Ananth - Pl see if you can do analysis to answer the following question: Suppose we restrict ourselves to test matches that have produced a result (including the "tie" tests). What fraction of these featured a winning team bowler taking X wkts/match (where X=7,8,9, ...)? If we split this data into decades (or venue countries), is there any pattern? You could do similar analysis for SR and averages. I feel most result-oriented matches feature a winning team with a bowler who takes at least 7 wkts in that match ... very rare to win with a bunch of bowlers contributing 2-5 wkts each. [[ Alex That is a lovely idea. It will clearly show whether there is a discernible change in the winning methods of Test teams. Will have to do a special program but will be worth it. Thanks Ananth: ]]

  • Behram on March 10, 2010, 10:55 GMT

    Too much has been read into my comment ,which was essentially the proverbial molehill. My comment was addressed to “Ashwath”’s statement: “This almost proves that murali is statistically the best bowler of all time”. As a standalone analysis, and an object of mild curiosity, this type of analysis is fine. I was merely referring to the gross inaccuracy in interpreting it the way “Ashwath” has done. [[ Behram Sincere apologies. I have always emphasized that the analysis normally cover one aspect and these should not be telescoped upwards to something beyond the scope. There have been comprehensive player analyses covering almost all aspects. Ananth: ]]

  • William BISHOP on April 11, 2010, 0:52 GMT

    murali could never be the greatest spinner of all time,take out his wickets from zimbawe and bangladesh,also tell me how is his record in australia. also note how many overs he bowled in each test, by the law of averages hewould obviously get wickets.There were no other top class bowlers in his side to get agreat amount of wickets.Please dont mention Vaas,check his record ,it is ordinary,so muralli had no team compitition like warne or ouadir.plus i am not so sure he bowl like the other spinners,his stylewas funny.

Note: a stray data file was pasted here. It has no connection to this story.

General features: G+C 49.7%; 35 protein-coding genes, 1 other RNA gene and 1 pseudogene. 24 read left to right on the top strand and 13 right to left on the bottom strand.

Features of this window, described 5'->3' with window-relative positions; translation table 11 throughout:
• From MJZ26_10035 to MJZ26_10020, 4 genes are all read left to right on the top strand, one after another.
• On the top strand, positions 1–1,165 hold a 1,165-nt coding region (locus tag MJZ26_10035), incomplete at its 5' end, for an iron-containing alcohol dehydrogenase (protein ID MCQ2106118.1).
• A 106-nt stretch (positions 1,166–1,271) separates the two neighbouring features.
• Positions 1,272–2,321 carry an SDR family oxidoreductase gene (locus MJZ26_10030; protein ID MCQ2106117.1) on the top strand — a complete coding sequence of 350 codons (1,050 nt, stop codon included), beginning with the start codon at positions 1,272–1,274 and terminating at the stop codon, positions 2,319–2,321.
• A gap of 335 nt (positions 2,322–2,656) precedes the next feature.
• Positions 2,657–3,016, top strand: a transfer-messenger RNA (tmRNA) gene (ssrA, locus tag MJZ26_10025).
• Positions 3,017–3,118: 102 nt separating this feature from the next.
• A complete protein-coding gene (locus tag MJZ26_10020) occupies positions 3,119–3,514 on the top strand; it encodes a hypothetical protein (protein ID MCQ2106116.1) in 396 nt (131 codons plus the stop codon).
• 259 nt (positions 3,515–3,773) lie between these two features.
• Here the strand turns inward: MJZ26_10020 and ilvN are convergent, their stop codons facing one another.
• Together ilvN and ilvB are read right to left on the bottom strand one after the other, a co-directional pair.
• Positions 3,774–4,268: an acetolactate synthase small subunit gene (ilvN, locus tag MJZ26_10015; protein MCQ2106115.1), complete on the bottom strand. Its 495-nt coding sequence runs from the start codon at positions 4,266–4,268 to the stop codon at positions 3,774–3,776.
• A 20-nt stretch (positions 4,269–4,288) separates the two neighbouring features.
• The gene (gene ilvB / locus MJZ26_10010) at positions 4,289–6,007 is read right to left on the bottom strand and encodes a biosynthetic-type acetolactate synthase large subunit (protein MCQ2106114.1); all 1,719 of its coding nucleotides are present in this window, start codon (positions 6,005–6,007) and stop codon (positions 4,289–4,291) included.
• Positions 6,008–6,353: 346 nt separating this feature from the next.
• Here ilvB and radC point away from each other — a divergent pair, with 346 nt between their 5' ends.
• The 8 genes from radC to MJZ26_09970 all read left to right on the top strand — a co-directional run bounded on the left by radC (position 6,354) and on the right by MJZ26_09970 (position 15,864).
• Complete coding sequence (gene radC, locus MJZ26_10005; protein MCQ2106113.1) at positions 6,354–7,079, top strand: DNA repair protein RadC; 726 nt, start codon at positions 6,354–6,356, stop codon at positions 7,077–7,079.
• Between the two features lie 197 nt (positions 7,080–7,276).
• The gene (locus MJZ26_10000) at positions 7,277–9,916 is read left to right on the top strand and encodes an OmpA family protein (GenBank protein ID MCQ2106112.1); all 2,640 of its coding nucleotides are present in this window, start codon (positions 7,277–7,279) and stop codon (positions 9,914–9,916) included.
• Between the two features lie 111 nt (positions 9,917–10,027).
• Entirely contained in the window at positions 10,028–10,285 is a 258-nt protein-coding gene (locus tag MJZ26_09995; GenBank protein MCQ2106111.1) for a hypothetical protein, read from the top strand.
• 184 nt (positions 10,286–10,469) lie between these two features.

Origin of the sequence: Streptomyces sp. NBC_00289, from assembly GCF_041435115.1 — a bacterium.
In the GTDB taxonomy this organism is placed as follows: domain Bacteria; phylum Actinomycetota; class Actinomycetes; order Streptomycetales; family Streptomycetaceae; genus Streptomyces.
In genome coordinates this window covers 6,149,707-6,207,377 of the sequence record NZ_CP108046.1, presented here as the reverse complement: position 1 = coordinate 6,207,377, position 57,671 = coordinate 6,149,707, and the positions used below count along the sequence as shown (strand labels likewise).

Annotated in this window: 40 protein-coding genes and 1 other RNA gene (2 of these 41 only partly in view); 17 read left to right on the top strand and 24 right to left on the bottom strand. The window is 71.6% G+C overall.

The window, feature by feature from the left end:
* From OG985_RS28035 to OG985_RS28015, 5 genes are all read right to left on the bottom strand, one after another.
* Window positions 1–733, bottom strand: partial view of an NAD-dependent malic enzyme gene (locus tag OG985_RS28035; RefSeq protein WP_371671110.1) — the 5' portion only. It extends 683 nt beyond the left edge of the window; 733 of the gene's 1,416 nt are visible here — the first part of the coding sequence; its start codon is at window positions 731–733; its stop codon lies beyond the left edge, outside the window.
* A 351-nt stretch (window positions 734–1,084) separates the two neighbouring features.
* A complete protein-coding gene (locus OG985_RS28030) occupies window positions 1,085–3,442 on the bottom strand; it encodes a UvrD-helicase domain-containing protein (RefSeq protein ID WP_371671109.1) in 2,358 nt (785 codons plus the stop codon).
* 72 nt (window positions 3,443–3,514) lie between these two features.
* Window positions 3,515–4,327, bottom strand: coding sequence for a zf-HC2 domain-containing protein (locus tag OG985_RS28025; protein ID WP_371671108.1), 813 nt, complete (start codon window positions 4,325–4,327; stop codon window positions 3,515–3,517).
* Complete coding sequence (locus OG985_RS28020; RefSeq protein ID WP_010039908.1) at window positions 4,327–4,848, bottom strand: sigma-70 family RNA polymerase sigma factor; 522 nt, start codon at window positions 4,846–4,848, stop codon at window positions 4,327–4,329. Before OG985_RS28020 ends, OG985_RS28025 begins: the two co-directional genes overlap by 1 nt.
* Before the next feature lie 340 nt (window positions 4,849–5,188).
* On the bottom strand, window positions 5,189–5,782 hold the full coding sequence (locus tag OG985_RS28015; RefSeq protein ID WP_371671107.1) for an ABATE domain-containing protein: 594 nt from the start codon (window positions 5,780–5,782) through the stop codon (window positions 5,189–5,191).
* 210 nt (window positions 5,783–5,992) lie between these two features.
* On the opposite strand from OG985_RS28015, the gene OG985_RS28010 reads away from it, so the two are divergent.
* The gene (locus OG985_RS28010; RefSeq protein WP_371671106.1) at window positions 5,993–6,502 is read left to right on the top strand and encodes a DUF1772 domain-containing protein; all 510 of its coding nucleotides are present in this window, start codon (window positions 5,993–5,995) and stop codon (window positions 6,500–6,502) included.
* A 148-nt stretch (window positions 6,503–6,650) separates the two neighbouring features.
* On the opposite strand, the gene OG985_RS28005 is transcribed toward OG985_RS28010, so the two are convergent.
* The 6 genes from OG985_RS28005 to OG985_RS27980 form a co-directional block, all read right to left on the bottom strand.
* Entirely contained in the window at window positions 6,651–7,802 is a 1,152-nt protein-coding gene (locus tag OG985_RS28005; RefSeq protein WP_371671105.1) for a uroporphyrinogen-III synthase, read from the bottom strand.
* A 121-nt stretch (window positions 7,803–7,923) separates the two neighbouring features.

• Alex on March 15, 2010, 15:55 GMT

    Jeff --- thanks. I wonder if the slow scoring rate reflects the batting standard of the 60's. It is possible that the 60's featured relatively few truly great cricketers ... maybe a few great ones retired by mid/early-60's while a few great ones just about started their careers in the 60's --- that would be a clear parallel with the 00's.

    10+ wkt hauls are quite difficult: one match wonders are more likely candidates than great bowlers in great teams ... Massey, Hirwani, Siva, the list goes on.

  • Jeff on March 15, 2010, 10:45 GMT

    One other thing I noticed:

    Murali accounts for 16 of the 57 10 wkt hauls made in winning efforts in the 2000s – a staggering 28% of them.

    This is by far the biggest proportion that one man has contributed to any period - his nearest challengers are Grimmett in the 20s/30s ( 6 out of 28 or 21%) and Hadlee in the 70s (4 out of 21 or 19%)

    So, if you take Murali out of the analysis, then the 2000s look even worse for 10 wkt hauls, only around 1 in 10 victories features a bowler taking 10 wickets – the figure was around 1 in 3 matches before WWII and about 1 in 5 for the second half of the 20th century

  • Jeff on March 15, 2010, 10:34 GMT

    @ Alex

    I think the 60s was a more benign period for cricket in general.

    The stats suggest is was a time of great conservatism.

    Bowling strike rates were at an all-time high – an average of a wicket every 81 balls (compared to about every 66 balls in the 2000s)

    This would suggest that things were much easier for batsmen back then.

    But, if you also look at bowling economy rate, you will see it was at 2.38 runs per over – slightly higher than in the 50s, but lower than every other period (eg. economy rate is over 3 in the 2000s.)

    So this suggests it was harder for batsmen to score runs in the 60s.